Anti-Bush might fit new presidentIt’s a new president, a new era, but maybe we can salvage something from the Bush-bashing days gone by, namely some political catchphrases that have updated meanings in our altered circumstances.
By: Jay Ambrose, The Dickinson Press
It’s a new president, a new era, but maybe we can salvage something from the Bush-bashing days gone by, namely some political catchphrases that have updated meanings in our altered circumstances.
You begin to see their utility when you look at how critics worried that President Bush was “sacrificing liberty for security” in some efforts to avoid a new terrorist attack after 9/11, and then ask whether President Obama and the Democrats aren’t aiming to sacrifice liberty for different kinds of security.
The most obvious example is the eagerness of many congressional Democrats to sacrifice free speech on radio by reimposing the so-called Fairness Doctrine. This assault on the First Amendment could very well chase the hated Rush Limbaugh and other conservatives from the airwaves, providing the Democrats with increased security from criticism. We all know how important that is.
Then there’s the effort for enhanced electoral security. Obama and many of his Democratic friends are in synch on a scheme to sacrifice the liberty of workers to use secret ballots in elections on whether to have a union. Here is a device to maintain labor backing in campaigns and extend the number of Democratic voters.
All kinds of commercial liberties might be denied as Obama surveys his options on keeping the market in tow, revising energy policy and combating greenhouse gases. There’s been talk of the complete nationalizing of banks. And to give us security from dependence on foreign sources for oil, Obama plans to deprive the auto industry of the right to build the kinds of cars consumers want. It’s a move that could do severe hurt to an already damaged industry to no sure-fire avail.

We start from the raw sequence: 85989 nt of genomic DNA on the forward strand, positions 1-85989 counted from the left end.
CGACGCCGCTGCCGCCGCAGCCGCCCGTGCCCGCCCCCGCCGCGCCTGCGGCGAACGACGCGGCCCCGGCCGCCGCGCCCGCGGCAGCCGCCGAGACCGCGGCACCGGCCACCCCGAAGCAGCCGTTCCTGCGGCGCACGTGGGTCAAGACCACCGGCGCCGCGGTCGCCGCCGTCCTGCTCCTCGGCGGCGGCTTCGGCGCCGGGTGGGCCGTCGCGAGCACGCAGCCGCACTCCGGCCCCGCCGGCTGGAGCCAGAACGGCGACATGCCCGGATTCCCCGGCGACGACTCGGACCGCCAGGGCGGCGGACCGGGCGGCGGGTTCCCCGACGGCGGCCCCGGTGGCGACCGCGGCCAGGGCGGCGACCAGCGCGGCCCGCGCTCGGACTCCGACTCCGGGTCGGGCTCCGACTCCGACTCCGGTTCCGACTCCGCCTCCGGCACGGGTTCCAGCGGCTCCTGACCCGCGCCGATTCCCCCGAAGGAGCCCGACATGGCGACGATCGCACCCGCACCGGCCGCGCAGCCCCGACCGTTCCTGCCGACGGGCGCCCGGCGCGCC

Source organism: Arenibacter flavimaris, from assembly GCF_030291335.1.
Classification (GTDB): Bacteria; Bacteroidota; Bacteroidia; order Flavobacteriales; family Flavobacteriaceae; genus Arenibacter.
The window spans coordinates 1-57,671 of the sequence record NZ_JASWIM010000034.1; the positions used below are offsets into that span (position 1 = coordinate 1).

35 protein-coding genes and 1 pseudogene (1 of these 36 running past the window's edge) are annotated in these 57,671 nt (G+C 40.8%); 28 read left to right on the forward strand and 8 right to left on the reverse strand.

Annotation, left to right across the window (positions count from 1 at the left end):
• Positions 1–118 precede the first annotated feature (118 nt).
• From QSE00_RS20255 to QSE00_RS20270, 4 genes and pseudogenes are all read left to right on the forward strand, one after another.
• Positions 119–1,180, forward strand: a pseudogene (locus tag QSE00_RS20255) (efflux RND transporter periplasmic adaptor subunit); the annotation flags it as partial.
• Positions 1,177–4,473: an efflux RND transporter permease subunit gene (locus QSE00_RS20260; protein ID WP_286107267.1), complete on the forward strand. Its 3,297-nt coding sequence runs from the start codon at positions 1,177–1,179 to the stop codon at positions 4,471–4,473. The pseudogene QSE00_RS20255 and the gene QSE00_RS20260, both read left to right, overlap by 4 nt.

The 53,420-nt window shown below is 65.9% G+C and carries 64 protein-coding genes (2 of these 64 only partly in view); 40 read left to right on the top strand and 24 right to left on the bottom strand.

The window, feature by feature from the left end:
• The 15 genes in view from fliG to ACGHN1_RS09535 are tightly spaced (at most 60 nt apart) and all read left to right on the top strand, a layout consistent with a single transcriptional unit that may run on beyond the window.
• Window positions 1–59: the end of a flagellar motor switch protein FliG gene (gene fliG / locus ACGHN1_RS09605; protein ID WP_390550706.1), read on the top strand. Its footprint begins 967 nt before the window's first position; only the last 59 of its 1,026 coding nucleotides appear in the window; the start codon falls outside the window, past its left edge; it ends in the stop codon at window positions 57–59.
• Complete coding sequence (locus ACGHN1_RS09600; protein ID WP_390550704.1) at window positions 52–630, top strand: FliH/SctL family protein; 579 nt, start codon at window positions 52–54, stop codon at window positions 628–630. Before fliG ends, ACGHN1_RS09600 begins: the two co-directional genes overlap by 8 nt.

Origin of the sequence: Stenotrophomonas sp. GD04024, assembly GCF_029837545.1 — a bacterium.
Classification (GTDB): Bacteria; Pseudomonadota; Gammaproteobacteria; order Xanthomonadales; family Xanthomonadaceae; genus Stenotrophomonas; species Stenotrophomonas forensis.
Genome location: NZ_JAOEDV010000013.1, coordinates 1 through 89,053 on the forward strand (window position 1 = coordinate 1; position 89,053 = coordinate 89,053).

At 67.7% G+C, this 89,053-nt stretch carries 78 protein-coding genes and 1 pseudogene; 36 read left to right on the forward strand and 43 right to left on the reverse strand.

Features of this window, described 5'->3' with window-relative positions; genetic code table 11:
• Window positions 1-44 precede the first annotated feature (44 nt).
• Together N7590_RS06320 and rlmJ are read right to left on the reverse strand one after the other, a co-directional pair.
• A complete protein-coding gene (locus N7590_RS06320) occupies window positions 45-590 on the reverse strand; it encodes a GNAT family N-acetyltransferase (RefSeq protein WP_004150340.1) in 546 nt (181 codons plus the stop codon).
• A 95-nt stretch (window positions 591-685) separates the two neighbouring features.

Another catchphrase employed against Bush was that he had “no exit strategy” to get out of the war in Iraq, when in fact he did: victory and peace.
A genuine fear is that the Obama administration and the Federal Reserve have no exit strategy to get us out of a spending and money-printing spree that could help stick us with a $1.7 trillion deficit in 2009, lead to a collapsed dollar, cause a doubling or worse of taxes and, down the road, lead to runaway inflation, an even worse, interminable economic crisis and devastating decline as a prosperous world power.
Especially considering that we are faced with trillions of dollars in unfunded liabilities for Medicare and Social Security and that the bill starts coming due in a relatively few years, it’s hard to see how we are going to extract ourselves from the consequences of this extravagance. We need a plan, or at the very least, an explanation of how we avoid disaster. I have not heard any.
Finally, it was repeatedly said of Bush that he made up well-founded if finally incorrect stories about Iraq having weapons of mass destruction and thereby “lied us into war.” Now there are people such as Dick Morris, former advisor to President Clinton, contending that Obama is using the moment’s high anxiety to lie us into socialism.
It’s said, for instance, that the stimulus package will do more to create a welfare state than to arouse the economy, and that when you put this together with regulatory overkill now being plotted, we’ll have a centralized, government-controlled economic system that routinely robs from Peter to pay Paul. The recently-passed House bill is loaded with evidence of the thesis — billions upon billions for all kinds of wealth-transferring welfare programs that address this crisis about as much as a sneeze.
No one wants — or should want — to subject Obama to what Bush faced, criticism that was sometimes unfair to the point of calumny. But there is too much at risk for us all to hold hands and sing kumbaya. We need vigorous debate, and some of the phrases used ad infinitum in the Bush years can help us put some very real issues into sharper focus.
— Ambrose, formerly Washington director of editorial policy for Scripps Howard newspapers and the editor of dailies in El Paso, Texas and Denver,
is a columnist living in Colorado.